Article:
The problem is that culture sets an example in the locker room. Other players look up to AB as a leader, and they learn “ok that’s how to be a superstar in this league. Care about your own glory.” That mentality from an All-Pro might be ok if he’s still putting up points, but what about role players. Players who choose to be selfish in that split second rather than just doing their job, and it costs the team. That has happened for years here. One I identified Steelers player said his own drive to play dropped in light of AB’s actions. Cam Heyward expressed his disappointment.

“We all want AB here, but to be a part of this team you can’t do that. You don’t let your brothers down. It hurt more knowing that there were multiple people in that locker room giving everything they’ve got.

Cam Heyward, Steelers Defensive Tackle and Defensive Captain.

The team felt like he quit on them. That is a dangerous thing to have percolating.

Trade for the Future of the Franchise.

People’s other biggest criticism of trading Brown is that 21 million dollars of dead money go on the books for 2019. This is true. But trading brown could also reap the rewards of 1st round picks. High ones. Cheap in 2019 and future building. The league is trade happy right now. Khalil Mack and Amari Cooper netted the Raiders THREE first round picks. AB’s value is in that realm to be sure.

But this is about more than next year. The Steelers have gone from a proud standard in this league to a laughing stock. They are hard to root for. And the fans are getting annoyed (See Rocky Blier’s rant.) The culture in Pittsburgh needs to change soon or the ship won’t be righted for years to come. That starts with making it known only team first players are welcome. That doesn’t mean choir boys. That means unselfish players. For god’s sake look at their Quarterback.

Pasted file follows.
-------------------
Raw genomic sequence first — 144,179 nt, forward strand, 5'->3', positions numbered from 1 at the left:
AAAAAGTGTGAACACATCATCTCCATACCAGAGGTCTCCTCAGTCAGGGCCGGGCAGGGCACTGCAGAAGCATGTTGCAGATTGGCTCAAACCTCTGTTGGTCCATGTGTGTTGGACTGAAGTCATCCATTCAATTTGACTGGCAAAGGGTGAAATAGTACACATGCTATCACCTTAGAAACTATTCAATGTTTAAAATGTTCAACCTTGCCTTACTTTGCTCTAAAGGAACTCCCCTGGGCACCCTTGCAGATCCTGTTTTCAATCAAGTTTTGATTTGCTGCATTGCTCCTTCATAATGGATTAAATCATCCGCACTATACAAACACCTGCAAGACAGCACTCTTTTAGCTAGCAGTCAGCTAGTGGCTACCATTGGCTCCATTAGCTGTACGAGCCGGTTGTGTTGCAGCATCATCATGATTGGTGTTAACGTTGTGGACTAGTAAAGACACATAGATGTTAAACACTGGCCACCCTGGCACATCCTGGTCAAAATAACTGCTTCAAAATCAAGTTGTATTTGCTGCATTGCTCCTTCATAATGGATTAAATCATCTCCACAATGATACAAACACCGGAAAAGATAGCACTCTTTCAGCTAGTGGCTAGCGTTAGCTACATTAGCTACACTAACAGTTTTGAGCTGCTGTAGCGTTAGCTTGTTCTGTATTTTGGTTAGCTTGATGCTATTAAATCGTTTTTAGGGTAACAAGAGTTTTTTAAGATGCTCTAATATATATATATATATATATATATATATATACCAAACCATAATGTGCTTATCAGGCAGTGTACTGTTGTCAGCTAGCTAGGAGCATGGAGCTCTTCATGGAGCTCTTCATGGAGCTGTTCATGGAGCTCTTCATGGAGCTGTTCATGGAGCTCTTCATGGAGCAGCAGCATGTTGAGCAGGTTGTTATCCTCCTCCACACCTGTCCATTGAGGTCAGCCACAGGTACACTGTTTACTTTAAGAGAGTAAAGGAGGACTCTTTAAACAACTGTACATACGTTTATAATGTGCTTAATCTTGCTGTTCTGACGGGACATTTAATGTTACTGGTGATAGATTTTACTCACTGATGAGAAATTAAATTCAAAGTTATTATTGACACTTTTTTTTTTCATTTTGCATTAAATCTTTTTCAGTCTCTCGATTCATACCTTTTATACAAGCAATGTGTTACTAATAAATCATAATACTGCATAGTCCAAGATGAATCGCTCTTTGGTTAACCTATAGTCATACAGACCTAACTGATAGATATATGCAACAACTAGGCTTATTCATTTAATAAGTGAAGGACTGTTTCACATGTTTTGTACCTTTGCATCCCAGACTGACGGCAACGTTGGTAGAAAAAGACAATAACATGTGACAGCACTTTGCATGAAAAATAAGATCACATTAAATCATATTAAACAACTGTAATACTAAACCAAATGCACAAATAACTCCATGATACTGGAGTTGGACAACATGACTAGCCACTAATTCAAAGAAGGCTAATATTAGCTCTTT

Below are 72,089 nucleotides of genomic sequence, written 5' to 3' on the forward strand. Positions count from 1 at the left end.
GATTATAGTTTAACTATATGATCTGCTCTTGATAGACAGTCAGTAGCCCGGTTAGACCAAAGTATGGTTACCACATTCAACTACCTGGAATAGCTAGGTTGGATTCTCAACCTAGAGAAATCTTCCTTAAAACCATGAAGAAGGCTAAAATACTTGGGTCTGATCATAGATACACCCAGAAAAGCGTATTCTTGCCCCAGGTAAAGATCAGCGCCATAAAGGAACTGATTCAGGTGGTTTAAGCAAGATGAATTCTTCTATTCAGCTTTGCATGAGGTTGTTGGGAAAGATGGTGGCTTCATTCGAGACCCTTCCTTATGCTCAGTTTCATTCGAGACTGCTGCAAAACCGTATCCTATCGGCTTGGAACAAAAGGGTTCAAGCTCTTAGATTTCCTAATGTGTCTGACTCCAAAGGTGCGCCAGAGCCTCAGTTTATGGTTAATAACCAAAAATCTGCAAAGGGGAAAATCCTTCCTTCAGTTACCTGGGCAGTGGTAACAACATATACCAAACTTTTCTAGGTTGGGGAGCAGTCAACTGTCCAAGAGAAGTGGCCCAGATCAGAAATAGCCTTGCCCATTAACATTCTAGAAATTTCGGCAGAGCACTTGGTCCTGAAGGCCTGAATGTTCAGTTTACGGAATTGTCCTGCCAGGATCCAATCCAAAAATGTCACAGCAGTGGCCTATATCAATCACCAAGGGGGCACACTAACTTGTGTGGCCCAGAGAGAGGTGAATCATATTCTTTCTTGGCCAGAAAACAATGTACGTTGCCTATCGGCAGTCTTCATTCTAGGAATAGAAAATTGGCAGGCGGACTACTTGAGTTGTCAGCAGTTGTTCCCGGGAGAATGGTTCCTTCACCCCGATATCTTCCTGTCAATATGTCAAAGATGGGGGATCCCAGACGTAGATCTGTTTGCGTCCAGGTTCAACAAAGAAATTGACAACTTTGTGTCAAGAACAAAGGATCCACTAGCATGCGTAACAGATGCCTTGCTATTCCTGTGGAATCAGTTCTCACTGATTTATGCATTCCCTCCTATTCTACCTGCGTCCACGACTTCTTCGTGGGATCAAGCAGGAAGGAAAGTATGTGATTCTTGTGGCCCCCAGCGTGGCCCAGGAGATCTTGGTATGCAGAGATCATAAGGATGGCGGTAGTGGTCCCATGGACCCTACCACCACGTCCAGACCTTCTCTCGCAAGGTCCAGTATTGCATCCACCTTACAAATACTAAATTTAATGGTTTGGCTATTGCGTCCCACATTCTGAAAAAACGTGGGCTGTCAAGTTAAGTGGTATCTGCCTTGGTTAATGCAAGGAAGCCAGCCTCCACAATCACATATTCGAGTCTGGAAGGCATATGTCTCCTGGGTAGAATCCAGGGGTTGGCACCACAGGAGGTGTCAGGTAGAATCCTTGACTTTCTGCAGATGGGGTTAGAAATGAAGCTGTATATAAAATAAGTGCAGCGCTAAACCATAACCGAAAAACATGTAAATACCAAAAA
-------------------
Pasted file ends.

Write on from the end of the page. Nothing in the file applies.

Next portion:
One way or another, it’s change or die.

It’s something pretty rough when the seeming poster child of team chemistry and maturity is the quarterback whom at one time was dominating headlines for suspected sexual assault. But that’s where we are today. Ben Roethlisberger, who has had to work for almost a decade to reconfigure his image as something other than a diva to Pittsburgh fans, now is the one-star player trusted to put team first on the Steelers. Yes, that includes Tomlin who seems to no longer have his “finger on the pulse” of his players, his one major selling point, but even more so Brown, and before him Le’Veon Bell.

It’s time the Steelers take a page out of their longtime big brothers, The Patriots, book, and clean house of anyone who doesn’t buy into the team first. Like the line from The Longest Yard, “to get along you gotta go along.” That means maybe no amount of talent is worth the chemistry debacle that is the Steelers. Maybe a bunch of scrubs with heart, surrounding a hall of fame QB (sound familiar), is a better formula for success than the superstar circus that has made this team a laughing stock. It starts with Brown. Enough is enough. He needs to go. The culture needs to change.

Michael is a Pittsburgh ex-pat living in NYC as a working bartender and semi working actor. He enjoys long walks down the Strip District, thinks yinz should go dawntawn 'inat, and knows that when you play Pittsburgh you play the whole city. But he's unbiased. I swear. Michael writes mostly hockey and football op eds for the Turf, but maybe soon he'll try his hand at covering horse racing or hot dog eating. Who knows. The sky's the limit.